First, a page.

Samael - Above
Nuclear Blast
Blackened Industrial Metal
11 songs (39:06)
Release year: 2009
Samael, Nuclear Blast
Reviewed by Goat

Starting life as a Black Metal band and adding Industrial influences until they became a slightly heavier and more diverse version of Rammstein, news that Swiss experimentalists Samael were going back to their roots was quite welcome to my ears. There simply can’t be enough Doom and Death-influenced Black Metal around at the moment, and since Samael were pretty good at it on their first couple of albums, then the release of Above is great news... right?

Well, not quite. For starters, Above isn’t like the description, erm, above at all. In fact, it’s pretty much a continuation of Samael’s electronic-based experimentation, only with blastbeats instead of catchiness. Think a sped-up Ceremony Of Opposites but with a more Dimmu Borgir-y style of Black Metal, and you’re partway there, but Samael have been clever here as far as songwriting goes. Opening track Under One Flag is grandiose enough to warrant comparisons to early Emperor, the layered beats compressing the epic orchestration into something distant and almost ambient. Other tracks also have that imperial feel too at certain moments, Dark Side one notable example, but often you’ll have a hard time hearing it due to, yes, the blastbeats. I’m not sure whether Xy broke the habit of the past few albums and actually played them, or just programmed them, but it really doesn’t matter because they ride over all the other instruments and sound pretty much the same in each track.

To be honest, the sheer amount and lack of variety in the drums means that your first listen to Above will probably be over before you’ve reached the third or fourth track, especially if you make my mistake of listening on poor quality headphones. You’ll be pulling faces and yelling if you do, and not from sheer amazement at the brilliance of the music; but give Above some time, listen on quality audio equipment, and be prepared to let a sea of blastbeats roll over you, and you might just get a hint of the brilliance that lies underneath. Brilliance like the militaristic overtones of Earth Country and Vorph’s exhortations to ‘march, march, march my people!’ (his vocal lines really help the album; it’s the most necro performance he’s given for a while). Virtual War’s guitars are almost Anaal Nathrakh-y in their Grinding for the first part of the track, whilst the Power Metally-keyboard solo in Black Hole is little short of awesome.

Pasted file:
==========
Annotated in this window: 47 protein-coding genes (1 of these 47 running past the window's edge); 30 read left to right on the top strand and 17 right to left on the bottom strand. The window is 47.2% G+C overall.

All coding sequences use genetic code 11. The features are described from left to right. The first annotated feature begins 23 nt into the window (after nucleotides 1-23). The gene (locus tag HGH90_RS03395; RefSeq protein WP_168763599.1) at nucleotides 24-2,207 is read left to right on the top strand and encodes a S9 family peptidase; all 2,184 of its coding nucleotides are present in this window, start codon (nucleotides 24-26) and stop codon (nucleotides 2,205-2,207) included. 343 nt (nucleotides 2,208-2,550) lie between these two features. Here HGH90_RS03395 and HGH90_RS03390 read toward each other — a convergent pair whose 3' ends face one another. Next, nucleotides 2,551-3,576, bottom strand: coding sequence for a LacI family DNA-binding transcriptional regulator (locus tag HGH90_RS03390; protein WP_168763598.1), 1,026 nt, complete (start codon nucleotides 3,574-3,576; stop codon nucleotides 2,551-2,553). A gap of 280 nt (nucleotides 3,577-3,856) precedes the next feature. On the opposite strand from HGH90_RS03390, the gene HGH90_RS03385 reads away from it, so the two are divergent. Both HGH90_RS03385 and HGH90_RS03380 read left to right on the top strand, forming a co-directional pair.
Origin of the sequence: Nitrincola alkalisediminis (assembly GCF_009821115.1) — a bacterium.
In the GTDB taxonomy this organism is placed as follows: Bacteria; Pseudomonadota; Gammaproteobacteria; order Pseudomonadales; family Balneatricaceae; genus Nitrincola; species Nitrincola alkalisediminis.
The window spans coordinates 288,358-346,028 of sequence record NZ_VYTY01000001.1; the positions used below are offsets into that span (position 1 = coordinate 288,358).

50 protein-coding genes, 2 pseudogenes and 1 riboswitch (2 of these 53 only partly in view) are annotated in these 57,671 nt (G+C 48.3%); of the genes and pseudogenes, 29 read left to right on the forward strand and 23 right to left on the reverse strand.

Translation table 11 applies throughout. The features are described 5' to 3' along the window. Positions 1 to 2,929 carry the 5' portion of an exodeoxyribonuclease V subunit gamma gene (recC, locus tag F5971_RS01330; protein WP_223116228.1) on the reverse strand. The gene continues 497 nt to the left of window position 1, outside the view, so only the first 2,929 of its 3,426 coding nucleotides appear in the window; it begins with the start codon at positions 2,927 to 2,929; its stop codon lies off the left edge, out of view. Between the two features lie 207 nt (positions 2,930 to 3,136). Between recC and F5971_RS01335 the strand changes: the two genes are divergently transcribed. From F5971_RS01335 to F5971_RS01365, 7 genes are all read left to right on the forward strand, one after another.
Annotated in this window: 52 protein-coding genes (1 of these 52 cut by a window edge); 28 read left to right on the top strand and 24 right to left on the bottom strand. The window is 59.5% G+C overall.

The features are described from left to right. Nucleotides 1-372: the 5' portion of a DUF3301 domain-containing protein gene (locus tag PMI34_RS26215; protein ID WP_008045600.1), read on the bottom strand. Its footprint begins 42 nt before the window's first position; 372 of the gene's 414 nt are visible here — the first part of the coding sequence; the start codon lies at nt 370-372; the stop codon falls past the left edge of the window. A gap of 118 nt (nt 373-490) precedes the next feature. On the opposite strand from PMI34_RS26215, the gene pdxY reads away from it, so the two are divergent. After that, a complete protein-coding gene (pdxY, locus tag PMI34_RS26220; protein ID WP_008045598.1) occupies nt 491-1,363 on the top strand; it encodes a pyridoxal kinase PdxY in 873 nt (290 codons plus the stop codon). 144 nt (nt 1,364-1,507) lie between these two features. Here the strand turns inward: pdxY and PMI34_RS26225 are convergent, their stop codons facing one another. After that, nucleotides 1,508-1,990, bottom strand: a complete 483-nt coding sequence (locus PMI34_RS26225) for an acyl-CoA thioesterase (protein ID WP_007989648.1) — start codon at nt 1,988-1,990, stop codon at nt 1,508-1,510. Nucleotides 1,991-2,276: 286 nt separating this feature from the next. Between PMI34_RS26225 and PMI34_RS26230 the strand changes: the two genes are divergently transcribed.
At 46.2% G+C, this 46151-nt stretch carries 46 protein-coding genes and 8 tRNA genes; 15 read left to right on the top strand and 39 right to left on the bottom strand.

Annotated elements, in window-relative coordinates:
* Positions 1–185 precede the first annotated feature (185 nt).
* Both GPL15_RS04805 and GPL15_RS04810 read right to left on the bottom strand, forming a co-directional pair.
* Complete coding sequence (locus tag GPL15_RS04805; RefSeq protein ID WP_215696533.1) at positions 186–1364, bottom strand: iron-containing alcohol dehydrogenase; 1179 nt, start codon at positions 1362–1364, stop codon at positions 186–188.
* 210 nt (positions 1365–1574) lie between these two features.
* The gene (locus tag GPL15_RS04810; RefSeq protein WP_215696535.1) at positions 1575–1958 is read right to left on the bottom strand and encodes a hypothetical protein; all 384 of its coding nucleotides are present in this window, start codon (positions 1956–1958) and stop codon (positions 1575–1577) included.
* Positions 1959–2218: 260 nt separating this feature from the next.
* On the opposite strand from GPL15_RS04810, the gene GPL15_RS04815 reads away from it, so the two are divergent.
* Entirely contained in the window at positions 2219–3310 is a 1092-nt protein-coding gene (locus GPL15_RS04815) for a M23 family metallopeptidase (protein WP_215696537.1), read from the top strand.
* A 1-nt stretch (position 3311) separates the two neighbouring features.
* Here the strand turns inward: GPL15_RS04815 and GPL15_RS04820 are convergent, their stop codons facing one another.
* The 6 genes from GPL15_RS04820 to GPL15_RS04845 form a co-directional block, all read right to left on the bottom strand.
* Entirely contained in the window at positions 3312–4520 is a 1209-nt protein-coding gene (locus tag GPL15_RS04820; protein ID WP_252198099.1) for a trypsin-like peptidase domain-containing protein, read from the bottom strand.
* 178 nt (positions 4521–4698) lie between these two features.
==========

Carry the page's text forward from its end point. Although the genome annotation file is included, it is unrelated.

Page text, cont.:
All in all, Above is certainly Samael’s best album since Eternal, if not Passage. It’s nowhere near as good as the classic Ceremony Of Opposites - an album that everyone should own, frankly – but once you’ve given it time to sink in it’s definitely the best of their post-millennial material. What will be interesting is the direction that the band takes in the future; let’s hope that Samael can mix their various sounds together into one all-conquering formula. For the moment this is, quite literally, a blast.

Killing Songs :
Under One Flag, Virtual War, Illumination, Black Hole, God’s Snake
Goat quoted 78 / 100
Other albums by Samael that we have reviewed:
Samael - Solar Soul reviewed by Cory and quoted 56 / 100
Samael - Reign of Light reviewed by Cory and quoted 86 / 100
Samael - Lux Mundi reviewed by Cory and quoted 92 / 100
Samael - Passage reviewed by Goat and quoted 85 / 100
Samael - Ceremony Of Opposites reviewed by Goat and quoted 95 / 100
To see all 9 reviews click here
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